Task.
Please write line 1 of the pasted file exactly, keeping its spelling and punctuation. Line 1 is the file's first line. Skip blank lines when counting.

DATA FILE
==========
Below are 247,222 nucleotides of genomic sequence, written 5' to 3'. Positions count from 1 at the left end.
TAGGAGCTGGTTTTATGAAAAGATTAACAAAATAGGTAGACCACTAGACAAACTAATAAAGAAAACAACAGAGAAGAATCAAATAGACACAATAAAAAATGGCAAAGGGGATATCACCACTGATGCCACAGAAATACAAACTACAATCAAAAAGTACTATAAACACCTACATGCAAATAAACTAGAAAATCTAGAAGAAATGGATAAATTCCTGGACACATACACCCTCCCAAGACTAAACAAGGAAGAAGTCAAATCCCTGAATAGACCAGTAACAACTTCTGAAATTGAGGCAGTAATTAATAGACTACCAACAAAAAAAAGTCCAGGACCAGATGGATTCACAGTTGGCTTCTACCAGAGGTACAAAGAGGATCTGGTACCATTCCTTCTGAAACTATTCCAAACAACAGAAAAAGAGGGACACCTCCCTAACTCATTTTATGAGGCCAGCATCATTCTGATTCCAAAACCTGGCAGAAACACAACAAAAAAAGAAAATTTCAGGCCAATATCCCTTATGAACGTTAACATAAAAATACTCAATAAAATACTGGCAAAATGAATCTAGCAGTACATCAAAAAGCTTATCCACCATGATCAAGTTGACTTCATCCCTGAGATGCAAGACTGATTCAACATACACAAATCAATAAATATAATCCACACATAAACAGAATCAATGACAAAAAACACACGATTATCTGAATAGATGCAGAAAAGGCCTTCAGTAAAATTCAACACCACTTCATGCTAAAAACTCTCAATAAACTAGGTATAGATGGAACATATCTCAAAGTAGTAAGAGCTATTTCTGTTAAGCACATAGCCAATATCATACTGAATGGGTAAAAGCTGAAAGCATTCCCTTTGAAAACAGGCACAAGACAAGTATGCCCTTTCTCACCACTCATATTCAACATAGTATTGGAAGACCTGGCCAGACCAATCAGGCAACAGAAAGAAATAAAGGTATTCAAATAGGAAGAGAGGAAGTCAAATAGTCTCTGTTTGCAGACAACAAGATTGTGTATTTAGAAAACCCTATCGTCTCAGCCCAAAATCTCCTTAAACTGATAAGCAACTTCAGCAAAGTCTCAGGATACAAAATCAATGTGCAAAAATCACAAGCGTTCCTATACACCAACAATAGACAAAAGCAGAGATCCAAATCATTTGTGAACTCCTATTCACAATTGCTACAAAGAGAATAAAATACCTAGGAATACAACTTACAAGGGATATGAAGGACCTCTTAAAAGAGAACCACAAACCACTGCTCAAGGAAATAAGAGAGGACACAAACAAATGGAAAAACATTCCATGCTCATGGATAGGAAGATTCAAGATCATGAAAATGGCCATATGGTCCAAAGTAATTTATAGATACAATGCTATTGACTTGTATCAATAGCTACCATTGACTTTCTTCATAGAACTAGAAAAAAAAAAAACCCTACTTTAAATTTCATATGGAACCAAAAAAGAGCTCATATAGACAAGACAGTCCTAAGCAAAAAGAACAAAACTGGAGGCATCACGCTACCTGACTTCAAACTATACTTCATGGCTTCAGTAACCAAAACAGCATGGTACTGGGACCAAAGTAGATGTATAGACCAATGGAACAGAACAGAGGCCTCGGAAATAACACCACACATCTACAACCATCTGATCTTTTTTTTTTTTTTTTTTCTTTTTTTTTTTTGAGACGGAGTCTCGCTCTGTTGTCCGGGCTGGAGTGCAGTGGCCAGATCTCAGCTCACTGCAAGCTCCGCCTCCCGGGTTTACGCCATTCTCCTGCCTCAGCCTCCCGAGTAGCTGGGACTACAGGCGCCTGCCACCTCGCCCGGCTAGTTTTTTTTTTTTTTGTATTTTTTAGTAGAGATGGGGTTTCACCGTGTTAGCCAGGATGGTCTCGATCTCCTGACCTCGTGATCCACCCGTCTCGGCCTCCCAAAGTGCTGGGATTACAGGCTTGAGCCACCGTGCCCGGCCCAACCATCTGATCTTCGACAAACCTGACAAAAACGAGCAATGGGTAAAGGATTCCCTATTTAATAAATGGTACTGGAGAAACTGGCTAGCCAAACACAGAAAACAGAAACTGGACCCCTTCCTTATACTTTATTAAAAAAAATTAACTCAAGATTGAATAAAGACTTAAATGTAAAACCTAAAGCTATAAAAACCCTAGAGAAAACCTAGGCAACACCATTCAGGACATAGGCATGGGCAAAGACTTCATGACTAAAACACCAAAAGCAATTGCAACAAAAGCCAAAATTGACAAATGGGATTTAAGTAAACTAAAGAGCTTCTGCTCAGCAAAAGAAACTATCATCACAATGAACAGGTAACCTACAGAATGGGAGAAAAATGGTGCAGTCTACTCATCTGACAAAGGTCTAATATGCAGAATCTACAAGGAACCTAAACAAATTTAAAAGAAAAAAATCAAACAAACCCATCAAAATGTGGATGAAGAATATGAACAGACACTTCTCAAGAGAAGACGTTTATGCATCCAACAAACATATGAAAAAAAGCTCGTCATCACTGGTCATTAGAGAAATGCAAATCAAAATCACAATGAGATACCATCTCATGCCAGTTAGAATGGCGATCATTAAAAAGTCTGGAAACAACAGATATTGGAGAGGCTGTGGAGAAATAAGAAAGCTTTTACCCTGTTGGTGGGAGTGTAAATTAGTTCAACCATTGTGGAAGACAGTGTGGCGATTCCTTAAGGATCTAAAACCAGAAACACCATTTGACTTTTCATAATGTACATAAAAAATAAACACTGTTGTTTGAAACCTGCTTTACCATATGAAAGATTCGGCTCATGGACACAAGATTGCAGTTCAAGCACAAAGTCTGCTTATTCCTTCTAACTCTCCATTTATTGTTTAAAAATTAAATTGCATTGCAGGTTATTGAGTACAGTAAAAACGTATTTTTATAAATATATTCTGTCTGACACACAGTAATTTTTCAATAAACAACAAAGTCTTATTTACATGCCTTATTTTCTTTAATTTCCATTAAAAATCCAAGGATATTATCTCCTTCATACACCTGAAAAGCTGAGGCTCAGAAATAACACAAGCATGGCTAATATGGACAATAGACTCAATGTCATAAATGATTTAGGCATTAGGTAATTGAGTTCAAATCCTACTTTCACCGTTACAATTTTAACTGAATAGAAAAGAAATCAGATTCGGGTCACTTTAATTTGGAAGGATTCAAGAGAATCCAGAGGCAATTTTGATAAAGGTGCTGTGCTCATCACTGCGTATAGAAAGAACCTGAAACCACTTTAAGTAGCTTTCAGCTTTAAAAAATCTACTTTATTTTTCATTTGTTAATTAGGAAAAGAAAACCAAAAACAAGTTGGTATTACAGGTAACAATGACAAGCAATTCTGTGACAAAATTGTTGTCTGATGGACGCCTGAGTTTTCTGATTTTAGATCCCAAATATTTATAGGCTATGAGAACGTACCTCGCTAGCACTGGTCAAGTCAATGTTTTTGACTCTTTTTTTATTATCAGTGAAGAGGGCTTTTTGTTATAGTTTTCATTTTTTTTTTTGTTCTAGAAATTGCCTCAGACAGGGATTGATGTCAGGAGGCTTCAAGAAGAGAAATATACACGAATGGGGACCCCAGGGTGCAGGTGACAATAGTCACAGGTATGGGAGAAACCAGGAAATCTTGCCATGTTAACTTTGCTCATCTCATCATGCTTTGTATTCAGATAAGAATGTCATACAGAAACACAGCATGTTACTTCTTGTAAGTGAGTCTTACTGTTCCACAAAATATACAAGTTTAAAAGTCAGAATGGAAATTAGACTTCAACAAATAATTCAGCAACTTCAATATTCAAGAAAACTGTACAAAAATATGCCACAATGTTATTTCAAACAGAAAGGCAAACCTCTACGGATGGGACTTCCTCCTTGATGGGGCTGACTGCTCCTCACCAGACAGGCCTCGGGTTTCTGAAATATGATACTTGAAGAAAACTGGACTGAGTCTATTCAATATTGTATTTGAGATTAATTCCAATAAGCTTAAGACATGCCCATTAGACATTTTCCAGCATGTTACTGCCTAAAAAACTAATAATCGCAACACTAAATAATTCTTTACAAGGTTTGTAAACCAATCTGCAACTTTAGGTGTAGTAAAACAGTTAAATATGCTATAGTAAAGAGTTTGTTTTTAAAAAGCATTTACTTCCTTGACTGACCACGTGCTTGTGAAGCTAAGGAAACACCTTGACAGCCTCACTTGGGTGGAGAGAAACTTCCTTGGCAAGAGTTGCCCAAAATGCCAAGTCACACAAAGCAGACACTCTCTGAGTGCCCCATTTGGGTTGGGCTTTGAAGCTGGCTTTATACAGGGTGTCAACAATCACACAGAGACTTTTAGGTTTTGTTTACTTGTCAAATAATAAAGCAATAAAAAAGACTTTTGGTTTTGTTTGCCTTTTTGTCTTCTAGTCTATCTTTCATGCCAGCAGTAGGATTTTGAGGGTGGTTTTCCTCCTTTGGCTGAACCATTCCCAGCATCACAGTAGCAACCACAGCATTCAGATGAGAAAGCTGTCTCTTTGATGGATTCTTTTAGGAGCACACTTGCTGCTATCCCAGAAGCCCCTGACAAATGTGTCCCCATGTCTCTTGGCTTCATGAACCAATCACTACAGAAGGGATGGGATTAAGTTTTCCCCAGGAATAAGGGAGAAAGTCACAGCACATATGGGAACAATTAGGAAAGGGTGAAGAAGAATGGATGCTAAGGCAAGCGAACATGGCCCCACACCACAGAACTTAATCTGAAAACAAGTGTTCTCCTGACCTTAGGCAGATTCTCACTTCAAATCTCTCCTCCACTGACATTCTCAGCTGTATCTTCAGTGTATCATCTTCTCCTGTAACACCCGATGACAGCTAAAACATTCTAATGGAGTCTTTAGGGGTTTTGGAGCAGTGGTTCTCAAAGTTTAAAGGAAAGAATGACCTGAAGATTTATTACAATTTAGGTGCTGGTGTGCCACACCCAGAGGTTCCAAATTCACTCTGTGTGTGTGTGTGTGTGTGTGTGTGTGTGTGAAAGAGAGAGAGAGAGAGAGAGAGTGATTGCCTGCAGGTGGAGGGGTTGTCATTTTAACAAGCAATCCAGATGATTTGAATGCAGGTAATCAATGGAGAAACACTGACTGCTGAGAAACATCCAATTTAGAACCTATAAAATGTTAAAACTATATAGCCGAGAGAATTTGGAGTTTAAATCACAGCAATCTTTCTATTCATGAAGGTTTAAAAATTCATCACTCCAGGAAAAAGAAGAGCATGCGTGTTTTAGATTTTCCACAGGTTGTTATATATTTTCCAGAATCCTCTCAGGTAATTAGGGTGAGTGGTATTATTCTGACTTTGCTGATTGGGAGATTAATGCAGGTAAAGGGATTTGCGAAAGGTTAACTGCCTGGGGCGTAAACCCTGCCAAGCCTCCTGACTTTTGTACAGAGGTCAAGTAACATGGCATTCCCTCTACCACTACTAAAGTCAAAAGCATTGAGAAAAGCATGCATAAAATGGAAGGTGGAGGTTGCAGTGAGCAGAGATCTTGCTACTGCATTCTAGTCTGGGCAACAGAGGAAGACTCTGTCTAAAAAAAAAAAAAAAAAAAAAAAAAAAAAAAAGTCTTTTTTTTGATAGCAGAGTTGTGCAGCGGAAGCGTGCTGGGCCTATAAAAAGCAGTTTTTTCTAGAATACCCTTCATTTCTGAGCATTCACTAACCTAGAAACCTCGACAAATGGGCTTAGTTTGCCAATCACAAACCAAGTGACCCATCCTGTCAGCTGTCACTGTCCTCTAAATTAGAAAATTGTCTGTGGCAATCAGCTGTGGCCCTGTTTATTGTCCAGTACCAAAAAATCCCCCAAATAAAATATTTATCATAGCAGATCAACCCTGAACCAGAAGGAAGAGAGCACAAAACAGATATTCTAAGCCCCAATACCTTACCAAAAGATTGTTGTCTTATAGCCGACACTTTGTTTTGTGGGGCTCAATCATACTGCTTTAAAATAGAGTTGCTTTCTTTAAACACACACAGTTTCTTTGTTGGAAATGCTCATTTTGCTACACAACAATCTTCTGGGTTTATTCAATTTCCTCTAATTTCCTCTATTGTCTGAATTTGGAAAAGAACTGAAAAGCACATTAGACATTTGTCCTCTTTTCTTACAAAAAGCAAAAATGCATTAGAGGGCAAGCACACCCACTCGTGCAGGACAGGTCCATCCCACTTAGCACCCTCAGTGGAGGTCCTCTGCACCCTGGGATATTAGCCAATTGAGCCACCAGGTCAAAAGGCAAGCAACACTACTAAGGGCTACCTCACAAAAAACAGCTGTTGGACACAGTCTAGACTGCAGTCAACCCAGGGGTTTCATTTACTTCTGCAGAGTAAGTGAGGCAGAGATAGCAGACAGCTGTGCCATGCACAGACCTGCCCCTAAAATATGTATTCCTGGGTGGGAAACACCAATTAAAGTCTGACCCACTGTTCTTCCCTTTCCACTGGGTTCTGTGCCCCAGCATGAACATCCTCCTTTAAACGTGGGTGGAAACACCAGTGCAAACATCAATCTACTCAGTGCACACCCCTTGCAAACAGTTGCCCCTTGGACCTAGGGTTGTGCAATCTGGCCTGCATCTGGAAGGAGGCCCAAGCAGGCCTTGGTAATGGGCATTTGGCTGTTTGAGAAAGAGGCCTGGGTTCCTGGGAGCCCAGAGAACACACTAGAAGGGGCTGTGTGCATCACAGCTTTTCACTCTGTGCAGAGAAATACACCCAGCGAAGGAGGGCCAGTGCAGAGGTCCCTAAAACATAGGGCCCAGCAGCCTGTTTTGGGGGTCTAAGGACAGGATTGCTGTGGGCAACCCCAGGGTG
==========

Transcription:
Below are 247,222 nucleotides of genomic sequence, written 5' to 3'. Positions count from 1 at the left end.